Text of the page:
Court of Appeals of Ohio, Eighth District, Cuyahoga
CARI C. BRANDEN PLAINTIFF-APPELLANT
JOHN T. BRANDEN DEFENDANT-APPELLEE
Appeal from the Cuyahoga County Court of Common Pleas
Domestic Relations Division Case No. DR-06-310903
ATTORNEYS FOR APPELLANT Joseph G. Stafford Nicole A. Cruz
Stafford Law Co., L.P.A.
ATTORNEY FOR APPELLEE Mark A. Ziccarelli Ziccarelli &
BEFORE: S. Gallagher, J., Stewart, P.J., and Jones, J.
JOURNAL ENTRY AND OPINION
C. GALLAGHER, JUDGE.
Appellant, Cari C. Branden ("Cari"), appeals the
May 10, 2016 decision of the Cuyahoga County Court of Common
Pleas, Division of Domestic Relations. Upon review, we affirm
the decision of the trial court.
The parties to this action were divorced in 2008, after a
nearly 23-year marriage. Relative to this action, appellee,
John T. Branden ("John"), was ordered to pay
spousal support to Cari in the amount of $2, 000 per month
indefinitely, and as additional spousal support was ordered
to pay Cari's attorney fees. On appeal, in Branden v.
Branden, 8th Dist. Cuyahoga No. 91453, 2009-Ohio-866
("Branden I"), this court reversed and
remanded the matter for the trial court to (1) clarify its
reasoning and provide sufficient detail relative to the
factors set forth in R.C. 3105.18(C) for the basis of the
spousal support award, (2) to reassess the allocation of the
tax exemption for child support in accordance with R.C.
3119.82, and (3) to determine whether and in what amount
attorney fees should be awarded as spousal support,
considering the factors of R.C. 3105.08(C)(1), and to
distinguish between attorney fees awarded as spousal support
and those independently awarded.
On remand, the court magistrate issued a decision on March
31, 2011, which purported to modify "nunc pro
tunc" the judgment entry of divorce of January 8,
2008, and that decision was adopted in its entirety by the
trial court on April 20, 2011. The magistrate's decision
included findings of fact and conclusions of law based on the
parties' circumstances at the time of the divorce decree.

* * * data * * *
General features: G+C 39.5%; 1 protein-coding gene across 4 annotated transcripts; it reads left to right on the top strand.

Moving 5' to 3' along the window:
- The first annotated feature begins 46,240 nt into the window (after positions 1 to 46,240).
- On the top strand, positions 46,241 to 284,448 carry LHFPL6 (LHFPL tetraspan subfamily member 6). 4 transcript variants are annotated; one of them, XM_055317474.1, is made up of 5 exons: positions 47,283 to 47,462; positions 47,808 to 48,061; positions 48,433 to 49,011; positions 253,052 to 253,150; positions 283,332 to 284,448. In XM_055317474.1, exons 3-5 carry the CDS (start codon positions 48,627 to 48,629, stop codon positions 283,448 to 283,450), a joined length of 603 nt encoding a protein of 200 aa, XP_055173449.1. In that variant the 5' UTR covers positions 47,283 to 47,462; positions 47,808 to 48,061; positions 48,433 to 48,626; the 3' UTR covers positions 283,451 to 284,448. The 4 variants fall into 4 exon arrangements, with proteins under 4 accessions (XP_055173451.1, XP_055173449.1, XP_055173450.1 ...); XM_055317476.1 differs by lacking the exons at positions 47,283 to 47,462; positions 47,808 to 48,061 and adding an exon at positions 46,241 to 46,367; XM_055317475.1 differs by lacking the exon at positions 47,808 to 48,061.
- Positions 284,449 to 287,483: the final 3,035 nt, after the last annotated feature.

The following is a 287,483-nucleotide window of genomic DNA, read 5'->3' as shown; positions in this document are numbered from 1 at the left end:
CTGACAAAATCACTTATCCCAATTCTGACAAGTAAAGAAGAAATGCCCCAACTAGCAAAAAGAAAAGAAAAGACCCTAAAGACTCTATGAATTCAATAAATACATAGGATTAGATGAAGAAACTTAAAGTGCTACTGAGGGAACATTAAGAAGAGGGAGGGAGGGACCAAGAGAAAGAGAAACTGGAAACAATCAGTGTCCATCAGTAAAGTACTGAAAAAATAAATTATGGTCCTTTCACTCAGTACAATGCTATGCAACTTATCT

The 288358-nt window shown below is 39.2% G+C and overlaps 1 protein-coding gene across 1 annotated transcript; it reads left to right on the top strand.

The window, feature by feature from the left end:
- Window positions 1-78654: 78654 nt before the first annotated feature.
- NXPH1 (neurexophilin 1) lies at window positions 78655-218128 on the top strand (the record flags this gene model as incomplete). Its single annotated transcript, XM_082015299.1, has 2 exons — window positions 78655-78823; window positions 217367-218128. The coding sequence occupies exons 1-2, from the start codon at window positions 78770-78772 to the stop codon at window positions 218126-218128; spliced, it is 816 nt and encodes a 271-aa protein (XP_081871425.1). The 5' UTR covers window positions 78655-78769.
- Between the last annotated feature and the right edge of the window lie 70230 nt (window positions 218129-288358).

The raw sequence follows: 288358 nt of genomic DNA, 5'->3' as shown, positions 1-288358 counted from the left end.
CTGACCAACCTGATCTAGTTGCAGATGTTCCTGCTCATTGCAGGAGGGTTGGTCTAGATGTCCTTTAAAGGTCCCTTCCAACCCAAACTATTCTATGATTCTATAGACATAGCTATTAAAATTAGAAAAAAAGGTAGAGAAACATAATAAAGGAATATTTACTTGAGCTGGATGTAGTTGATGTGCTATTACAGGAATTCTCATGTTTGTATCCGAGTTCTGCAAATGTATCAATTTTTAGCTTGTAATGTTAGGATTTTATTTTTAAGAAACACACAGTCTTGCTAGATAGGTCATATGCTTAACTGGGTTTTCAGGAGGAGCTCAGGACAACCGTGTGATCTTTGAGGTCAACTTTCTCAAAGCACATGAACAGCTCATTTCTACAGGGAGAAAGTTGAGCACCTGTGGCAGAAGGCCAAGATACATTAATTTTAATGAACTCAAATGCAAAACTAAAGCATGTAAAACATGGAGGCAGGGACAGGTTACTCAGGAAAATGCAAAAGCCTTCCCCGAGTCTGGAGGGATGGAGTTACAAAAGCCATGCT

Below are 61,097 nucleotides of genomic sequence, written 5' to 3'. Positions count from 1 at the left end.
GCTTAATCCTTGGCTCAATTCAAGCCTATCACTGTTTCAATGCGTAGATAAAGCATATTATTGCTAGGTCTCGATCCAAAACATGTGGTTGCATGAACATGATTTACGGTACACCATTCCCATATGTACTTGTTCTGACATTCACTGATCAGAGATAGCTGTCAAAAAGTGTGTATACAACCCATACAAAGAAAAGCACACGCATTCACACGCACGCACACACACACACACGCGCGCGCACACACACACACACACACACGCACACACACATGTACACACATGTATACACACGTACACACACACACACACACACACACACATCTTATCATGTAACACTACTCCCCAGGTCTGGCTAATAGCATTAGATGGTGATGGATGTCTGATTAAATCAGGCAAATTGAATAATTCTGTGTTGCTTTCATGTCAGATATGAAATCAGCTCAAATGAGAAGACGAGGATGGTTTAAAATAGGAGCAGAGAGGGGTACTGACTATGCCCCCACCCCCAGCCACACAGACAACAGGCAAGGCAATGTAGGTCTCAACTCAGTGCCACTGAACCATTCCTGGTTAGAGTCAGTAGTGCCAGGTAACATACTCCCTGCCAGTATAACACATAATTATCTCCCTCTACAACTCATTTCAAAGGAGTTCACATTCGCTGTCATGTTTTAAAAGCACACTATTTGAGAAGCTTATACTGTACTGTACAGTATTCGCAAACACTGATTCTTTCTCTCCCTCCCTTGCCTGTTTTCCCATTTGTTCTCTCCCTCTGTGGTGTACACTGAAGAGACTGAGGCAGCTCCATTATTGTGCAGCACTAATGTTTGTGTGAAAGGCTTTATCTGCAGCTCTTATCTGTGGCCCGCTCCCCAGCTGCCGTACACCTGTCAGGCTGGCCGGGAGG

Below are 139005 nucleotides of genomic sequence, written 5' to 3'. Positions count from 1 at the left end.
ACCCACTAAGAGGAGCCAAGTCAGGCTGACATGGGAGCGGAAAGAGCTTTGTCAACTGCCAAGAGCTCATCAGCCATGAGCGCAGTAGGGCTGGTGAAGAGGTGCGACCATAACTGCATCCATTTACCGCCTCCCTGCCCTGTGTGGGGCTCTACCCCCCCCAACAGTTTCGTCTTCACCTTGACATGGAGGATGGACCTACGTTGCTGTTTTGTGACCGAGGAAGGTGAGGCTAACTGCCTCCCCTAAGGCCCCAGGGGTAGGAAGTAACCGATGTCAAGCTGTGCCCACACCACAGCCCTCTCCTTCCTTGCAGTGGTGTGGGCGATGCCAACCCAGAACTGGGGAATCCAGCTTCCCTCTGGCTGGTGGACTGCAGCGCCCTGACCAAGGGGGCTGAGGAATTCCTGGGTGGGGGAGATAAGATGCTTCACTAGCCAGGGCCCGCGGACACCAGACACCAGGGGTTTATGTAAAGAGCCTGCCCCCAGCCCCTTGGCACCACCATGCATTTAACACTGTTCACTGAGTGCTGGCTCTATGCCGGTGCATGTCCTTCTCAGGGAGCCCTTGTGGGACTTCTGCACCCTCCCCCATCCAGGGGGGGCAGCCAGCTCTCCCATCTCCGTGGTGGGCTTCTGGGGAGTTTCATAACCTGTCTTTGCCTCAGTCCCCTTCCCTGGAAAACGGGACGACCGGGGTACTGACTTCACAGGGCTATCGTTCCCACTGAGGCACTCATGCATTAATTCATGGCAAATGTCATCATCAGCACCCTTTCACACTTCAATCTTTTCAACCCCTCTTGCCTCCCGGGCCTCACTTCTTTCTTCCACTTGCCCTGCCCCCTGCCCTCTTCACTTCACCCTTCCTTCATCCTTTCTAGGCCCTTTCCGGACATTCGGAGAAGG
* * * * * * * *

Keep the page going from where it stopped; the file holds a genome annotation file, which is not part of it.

Relative herein, John again was ordered to pay Cari spousal
support in the amount of $2, 000 per month for an indefinite
period, subject to the court's continuing jurisdiction.
Additionally, John was ordered to pay Cari's attorney
fees in the amount of $28, 153. The magistrate's decision
indicated that "[t]his award is in the nature of
support." The trial court rendered judgment in that
amount, with execution stayed "so long as [John] pays
the sum of $700.00 per month against the judgment."
Further, in the event of a default or discharge in
bankruptcy, the court retained jurisdiction "to award
[Cari] additional spousal support from [John]." No
appeal was taken from that decision.
Approximately two months later, on June 30, 2011, Cari filed
a motion to show cause and motion for attorney fees, claiming
John failed to comply with the court-ordered monthly payment
of spousal support and failed to make payments toward the
court-ordered attorney fees. On July 18, 2011, John filed a
motion to modify spousal support, alleging a change in
circumstances. A hearing was held on the motions before a
court magistrate. On December 31, 2013, the magistrate issued
a decision that granted Cari's motions and denied
John's motion. Both parties filed objections to the
On July 23, 2014, the trial court issued a detailed decision
sustaining John's objections and overruling Cari's
objections. The court substituted its judgment for the
Cari filed an appeal that was dismissed for lack of a final
appealable order because the trial court had not resolved the
issue of support arrears. After certified support
calculations were filed and an opportunity to object was
provided, the trial court issued a final judgment entry on
May 20, 2016, that included the determination of support
Thereafter, Cari timely filed this appeal. She raises seven
assignments of error for our review.
Civ.R. 53(D)(4)(d) instructs that a trial court "shall
undertake an independent review as to the objected matters to
ascertain that the magistrate has properly determined the
factual issues and appropriately applied the law." On
appellate review, a trial court's ruling on objections to
a magistrate's decision will not be reversed absent an
abuse of discretion. Hissa v. Hissa, 8th Dist.
Cuyahoga Nos. 99498 and 100229, 2014-Ohio-1508, ¶ 17. An
abuse of discretion implies a decision that is unreasonable,
arbitrary, or unconscionable. Blakemore v. Blakemore,
5 Ohio St.3d 217, 219, 450 N.E.2d 1140 (1983).
- SPOUSAL SUPPORT
We review a trial court's determination of contempt for
an abuse of discretion. Hissa at ¶ 21. Under
her first assignment of error, Cari claims the trial court
erred by failing to hold John in contempt for nonpayment of
spousal support and attorney fees from February 26, 2009,
through April 20, 2011. That is the period of time from when
the appeal in Branden I was decided until the trial
court issued its decision upon remand imposing spousal
support and awarding attorney fees. The trial court's
April 20, 2011 decision was stated to modify "nunc pro
tunc" the judgment entry of divorce of January 8, 2008.